1) Developers are treated without much respect. Seriously, even with the scarcity, and even when we do get paid well (which is relatively rare) and have nice perks, developers still don't get the kind of respect other similarly highly skilled professionals get. At some point, when you get in your mid-30's and compare yourself with other professionals in the same age group, this really starts to grate.
2) The vast majority of companies still doesn't know how to make developers function properly. Those of us who discuss stuff like Agile, "manager / maker schedule", remote working, the pros and cons of open office plans, etcetera form a tiny minority, and we live in an echo chamber. 90% of all devs are still code monkeys in the basement. As a developer with a bit of experience and authority I decided to put my effort in changing that (i.e., get into management) to make life better for other developers.
3) I felt I was just repeating myself, basically doing the same thing on different platforms in different languages. I found it harder to learn new stuff not because I got "too old to learn", but because I didn't see anything particularly "new" in it, just same shit, different platform, which wasn't particularly motivating. (The only exception is the "cloud", because approaching the infrastructure as a dynamic, programmable resource is actually something new and challenging.)
Salary is still very much an issue. All this talk about developers getting paid so much is total bullshit, with the possible exception of a small minority of SV companies. Developers are seriously underpaid compared to their economic value and scarcity, and it's mostly just a matter of a lack of respect for "techies".
Personally, I don't care about the money (as a manager I currently choose to not get paid more than my best developers, which is making my bosses kinda nervous), but the feeling of getting screwed just pisses me off.
Most of you that are reading this: you are most likely not getting paid what you are worth. Not even close. Yes, even those who think they're doing fine. I've seen the numbers, and as a profession we are collectively getting screwed, with very few exceptions.
There are many professions in which people are less scarce, require less skill, knowledge and experience and add less economic value and still get paid considerably more simply because they are not "techies".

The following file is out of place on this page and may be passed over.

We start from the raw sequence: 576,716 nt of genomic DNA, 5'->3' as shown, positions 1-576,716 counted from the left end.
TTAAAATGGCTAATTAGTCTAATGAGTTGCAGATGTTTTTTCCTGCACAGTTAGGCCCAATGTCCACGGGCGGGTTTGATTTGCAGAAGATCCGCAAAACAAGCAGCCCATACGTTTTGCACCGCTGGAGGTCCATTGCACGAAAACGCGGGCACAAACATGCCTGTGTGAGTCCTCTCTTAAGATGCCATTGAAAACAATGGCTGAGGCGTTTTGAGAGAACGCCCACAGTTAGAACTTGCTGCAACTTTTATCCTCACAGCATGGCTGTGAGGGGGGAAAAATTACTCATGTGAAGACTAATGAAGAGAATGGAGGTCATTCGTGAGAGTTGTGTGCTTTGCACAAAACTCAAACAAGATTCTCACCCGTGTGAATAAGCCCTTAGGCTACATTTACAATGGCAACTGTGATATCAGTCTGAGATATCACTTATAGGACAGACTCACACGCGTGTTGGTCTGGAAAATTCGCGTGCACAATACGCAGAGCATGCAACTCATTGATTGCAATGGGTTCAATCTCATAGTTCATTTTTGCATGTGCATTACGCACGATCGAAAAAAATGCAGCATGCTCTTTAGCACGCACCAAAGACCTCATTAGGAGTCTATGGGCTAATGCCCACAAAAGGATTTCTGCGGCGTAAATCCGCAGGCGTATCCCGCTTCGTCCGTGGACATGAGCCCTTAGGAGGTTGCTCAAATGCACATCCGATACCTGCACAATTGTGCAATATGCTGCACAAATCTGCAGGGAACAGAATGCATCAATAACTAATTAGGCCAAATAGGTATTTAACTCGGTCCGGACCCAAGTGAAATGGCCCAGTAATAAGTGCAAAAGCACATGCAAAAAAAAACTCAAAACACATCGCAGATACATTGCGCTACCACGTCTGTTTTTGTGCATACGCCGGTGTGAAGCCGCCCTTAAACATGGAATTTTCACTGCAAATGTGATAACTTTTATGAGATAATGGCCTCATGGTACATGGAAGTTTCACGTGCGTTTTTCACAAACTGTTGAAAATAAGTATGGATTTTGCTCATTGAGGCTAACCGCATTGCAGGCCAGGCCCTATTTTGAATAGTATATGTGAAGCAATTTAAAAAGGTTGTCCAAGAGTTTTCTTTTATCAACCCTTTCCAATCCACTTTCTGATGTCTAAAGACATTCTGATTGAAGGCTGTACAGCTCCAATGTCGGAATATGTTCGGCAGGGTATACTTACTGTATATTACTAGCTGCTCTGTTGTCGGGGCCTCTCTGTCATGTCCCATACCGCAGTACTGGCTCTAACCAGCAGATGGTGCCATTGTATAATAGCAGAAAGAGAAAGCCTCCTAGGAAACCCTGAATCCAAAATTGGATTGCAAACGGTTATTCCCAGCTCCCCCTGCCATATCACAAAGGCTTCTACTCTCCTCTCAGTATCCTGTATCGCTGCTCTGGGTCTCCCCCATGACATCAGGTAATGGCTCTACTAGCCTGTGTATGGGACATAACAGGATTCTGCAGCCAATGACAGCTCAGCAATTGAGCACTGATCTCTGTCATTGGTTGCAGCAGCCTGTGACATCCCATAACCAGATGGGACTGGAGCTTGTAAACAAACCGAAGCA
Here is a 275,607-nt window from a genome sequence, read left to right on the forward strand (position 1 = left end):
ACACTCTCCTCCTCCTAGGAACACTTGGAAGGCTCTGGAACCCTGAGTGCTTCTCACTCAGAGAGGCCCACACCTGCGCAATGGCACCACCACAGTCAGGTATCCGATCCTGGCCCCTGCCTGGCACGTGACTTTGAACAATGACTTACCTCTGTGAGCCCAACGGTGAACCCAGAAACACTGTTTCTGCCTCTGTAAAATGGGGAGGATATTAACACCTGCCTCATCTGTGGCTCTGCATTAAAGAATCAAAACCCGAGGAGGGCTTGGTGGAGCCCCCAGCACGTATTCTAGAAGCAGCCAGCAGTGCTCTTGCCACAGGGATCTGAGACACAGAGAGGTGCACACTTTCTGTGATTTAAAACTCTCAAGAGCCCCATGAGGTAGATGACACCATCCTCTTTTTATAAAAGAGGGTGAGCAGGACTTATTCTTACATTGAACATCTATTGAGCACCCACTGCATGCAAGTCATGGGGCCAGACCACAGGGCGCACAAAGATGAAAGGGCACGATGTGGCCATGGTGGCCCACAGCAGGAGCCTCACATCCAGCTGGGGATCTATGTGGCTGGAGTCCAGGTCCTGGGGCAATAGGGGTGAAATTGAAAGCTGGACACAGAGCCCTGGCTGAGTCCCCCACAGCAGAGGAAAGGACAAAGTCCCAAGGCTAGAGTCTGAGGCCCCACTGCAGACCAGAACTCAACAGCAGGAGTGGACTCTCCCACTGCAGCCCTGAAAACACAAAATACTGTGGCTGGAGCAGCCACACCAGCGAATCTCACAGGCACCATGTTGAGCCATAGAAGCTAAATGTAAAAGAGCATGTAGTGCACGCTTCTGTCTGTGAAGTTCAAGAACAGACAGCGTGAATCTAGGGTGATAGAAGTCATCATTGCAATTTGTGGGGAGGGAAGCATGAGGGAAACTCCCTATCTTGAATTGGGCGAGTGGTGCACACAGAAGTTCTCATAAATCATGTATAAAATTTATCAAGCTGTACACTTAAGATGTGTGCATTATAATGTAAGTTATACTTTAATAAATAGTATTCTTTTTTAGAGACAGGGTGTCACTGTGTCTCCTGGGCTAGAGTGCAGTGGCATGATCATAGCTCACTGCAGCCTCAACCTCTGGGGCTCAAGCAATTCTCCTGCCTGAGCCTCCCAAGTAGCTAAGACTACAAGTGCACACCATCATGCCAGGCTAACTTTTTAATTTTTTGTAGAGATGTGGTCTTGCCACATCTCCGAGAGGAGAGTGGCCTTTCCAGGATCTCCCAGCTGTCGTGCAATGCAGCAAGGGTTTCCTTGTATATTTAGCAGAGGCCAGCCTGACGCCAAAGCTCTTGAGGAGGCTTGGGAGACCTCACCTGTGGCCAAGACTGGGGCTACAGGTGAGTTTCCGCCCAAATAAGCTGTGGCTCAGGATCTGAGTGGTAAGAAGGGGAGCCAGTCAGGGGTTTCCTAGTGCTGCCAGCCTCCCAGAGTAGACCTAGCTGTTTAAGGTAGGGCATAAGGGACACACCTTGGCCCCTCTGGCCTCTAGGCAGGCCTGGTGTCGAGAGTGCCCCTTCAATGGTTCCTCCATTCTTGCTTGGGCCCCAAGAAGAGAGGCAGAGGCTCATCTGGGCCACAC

You are probably a lot harder to replace and a lot more skilled than many of those several hundred "core" employees. You probably are a "core" employee, it's just really convenient for them to not think of you as such.
As long as you don't complain or jump ship, they'll just keep doing that. Of course it's not all that tempting to jump ship, since even businesses that are "inherently software business" underpay developers, so if you're comfortable where you it's hardly worth it to move on for a few extra bucks. Despite the fact that all of those businesses are definitely whining loudly about the scarcity of developers.
Hell, even if you are "peripheral", if the same company needs to invest huge sums of money in office space, equipment or other "peripheral" stuff to "support" those "core employees", they will simply do the math and pull their wallets. It has nothing to do with "peripheral", it should be about scarcity and economic value. Paying you twice as much won't make a dent in their spreadsheets, nor will it make you insanely overpaid compared to many other employees.
But unfortunately in reality nobody bothers to do the math, it's all about "perceived" value, and as long as both you and your employer live inside the reality distortion field that totally undervalues developers, you'll continue to get underpaid.
The few companies that forget about prejudices towards techies and simply do the same cold hard math they apply to every other investment have absolutely no problem paying way above "market rate".
The base salary for a LU tube driver is more than the average it salary in London.